The war in Ukraine exposed flaws in the ability of many fund managers assess environmental, social and governance (ESG) risks.

ESG Funds and the Impact of the War in Ukraine

The war in Ukraine exposed the flaws in the environmental, social, and governance (ESG) frameworks being used by some institutional investors. Roughly $150 billion of debt is at risk of default because of sanctions, forced divestitures, and the lack of access to US dollars. We believe that these securities should have never been included in ESG-focused portfolios.

How Does a Sanctioned Country Pass the ESG Screen?

Russia was first sanctioned for its actions in Crimea by the United States in March 2014, and within two weeks the European Union, Canada, and Australia all followed suit. In fact, four rounds of sanctions took place in 2014 but Russian securities were still being purchased by large institutional investors. Global investors like Pimco, Calpers, and Blackrock have significant exposures to Russian equity and debt securities, including those of major oil and gas companies like Gazprom. 

We believe that the role of the index data providers, and the heavy reliance on their ESG ratings by large investors, also contributed to the losses. For example, Russia had its ESG rating lowered several weeks after the war started. Russian equities and bonds where removed from indices roughly two weeks after the invasion, when Sberbank and Gazprom shares were halted in London after plunging 99% and 94% respectively.

Based on our research, 11 of the top 15 sustainable emerging markets funds had exposure to Russia, with one fund holding a 5% allocation. Data from Bloomberg show that ESG funds held roughly $8.3 billion in Russian assets including state-owned firms such as Rosneft and Sberbank.

Fossil Fuels and Poor Governance Did Not Deter Investors

We believe that Russia's economy and stock market, which is highly fossil fuel and resource dependent, should not have passed ESG screening criteria. In fact, half of Russia's market capitalization are fossil fuel companies.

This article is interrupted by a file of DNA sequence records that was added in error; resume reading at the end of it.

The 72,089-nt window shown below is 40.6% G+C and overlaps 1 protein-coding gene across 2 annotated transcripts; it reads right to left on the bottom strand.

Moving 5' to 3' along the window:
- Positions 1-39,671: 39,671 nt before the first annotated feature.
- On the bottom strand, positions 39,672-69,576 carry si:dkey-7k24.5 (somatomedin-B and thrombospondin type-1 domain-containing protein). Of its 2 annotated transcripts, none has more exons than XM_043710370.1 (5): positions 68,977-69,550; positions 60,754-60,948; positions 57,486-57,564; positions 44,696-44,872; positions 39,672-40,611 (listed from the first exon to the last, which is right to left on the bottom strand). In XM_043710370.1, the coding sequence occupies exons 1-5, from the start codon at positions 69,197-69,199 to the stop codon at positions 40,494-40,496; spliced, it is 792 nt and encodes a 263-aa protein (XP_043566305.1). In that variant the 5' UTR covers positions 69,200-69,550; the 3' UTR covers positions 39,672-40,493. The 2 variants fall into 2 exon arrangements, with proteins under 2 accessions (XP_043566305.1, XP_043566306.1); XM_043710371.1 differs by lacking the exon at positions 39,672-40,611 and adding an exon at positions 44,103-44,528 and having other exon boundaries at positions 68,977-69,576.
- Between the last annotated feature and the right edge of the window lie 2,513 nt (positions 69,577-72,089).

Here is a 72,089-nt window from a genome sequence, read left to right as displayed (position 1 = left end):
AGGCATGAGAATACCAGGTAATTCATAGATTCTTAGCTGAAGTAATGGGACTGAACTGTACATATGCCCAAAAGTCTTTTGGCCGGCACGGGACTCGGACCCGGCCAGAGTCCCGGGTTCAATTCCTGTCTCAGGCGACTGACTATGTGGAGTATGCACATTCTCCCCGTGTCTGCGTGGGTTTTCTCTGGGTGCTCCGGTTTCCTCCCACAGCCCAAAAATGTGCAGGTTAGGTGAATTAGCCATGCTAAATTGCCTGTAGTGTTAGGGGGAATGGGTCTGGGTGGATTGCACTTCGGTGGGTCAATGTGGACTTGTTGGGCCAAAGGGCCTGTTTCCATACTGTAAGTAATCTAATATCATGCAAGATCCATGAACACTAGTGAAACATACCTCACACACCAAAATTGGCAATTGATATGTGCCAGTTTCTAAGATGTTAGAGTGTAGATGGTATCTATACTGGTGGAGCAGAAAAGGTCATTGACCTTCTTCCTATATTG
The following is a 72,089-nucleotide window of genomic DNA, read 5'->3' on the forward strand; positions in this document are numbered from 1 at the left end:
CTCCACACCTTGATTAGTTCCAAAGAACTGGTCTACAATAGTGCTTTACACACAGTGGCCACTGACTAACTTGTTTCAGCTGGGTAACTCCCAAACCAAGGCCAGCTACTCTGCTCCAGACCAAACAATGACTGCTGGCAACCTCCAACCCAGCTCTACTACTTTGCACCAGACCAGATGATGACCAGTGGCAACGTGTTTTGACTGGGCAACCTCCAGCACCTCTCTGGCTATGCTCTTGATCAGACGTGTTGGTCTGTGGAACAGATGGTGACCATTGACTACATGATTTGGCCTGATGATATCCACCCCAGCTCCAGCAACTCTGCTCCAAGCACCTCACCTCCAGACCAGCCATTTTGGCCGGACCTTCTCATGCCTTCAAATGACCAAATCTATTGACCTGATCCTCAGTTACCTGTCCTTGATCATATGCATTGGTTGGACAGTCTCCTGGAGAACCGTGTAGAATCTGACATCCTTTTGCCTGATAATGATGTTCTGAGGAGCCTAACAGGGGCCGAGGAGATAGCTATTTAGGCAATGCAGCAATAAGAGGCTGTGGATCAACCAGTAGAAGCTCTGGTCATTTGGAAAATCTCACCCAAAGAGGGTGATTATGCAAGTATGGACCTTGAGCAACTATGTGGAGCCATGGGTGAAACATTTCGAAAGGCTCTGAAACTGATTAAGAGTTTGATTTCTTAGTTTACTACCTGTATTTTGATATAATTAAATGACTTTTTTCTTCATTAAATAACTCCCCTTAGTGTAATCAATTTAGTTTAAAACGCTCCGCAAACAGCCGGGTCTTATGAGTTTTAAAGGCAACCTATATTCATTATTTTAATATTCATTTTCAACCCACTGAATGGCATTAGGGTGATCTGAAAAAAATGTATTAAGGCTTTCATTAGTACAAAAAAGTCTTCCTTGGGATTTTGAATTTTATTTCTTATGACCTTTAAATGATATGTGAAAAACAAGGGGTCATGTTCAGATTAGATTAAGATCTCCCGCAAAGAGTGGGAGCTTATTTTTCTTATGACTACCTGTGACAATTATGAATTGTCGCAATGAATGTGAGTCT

While we acknowledge the qualitative analysis that is necessary when applying ESG criteria, it is unlikely that a company like Gazprom (or mining companies) would score high for ESG. The inherent business model for fossil fuel development and mining, along with the heightened risk of government corruption from state ownership, should have excluded these issuers from ESG-focused strategies.

Notwithstanding the environmental and social concerns from oil, gas, and nickel mining, most companies in Russia (and even the sovereign) would have a low ESG score for governance. The country has high levels of corporate and political corruption, and the linkages between the government and the oligarchs further increases the risk for investors.

Our Outlook for ESG

The headline risk for many prominent investors because of their investments in Russia will cause them to revisit the importance of ESG, and lead to the development of more robust ESG frameworks. 

Regardless of which ESG criteria fund managers adopt, they need to be aware that ESG factors are continually evolving, and that qualitative analysis must be used to supplement ESG data from service providers.

The ESG framework at Ashton Global excludes the securities of gaming, oil and gas, mining, alcohol, defense, and tobacco issuers. We exclude these industries from our ESG portfolios because of the potential for negative social and environmental effects. Contact us to learn more about how we construct ESG and impact investment portfolios.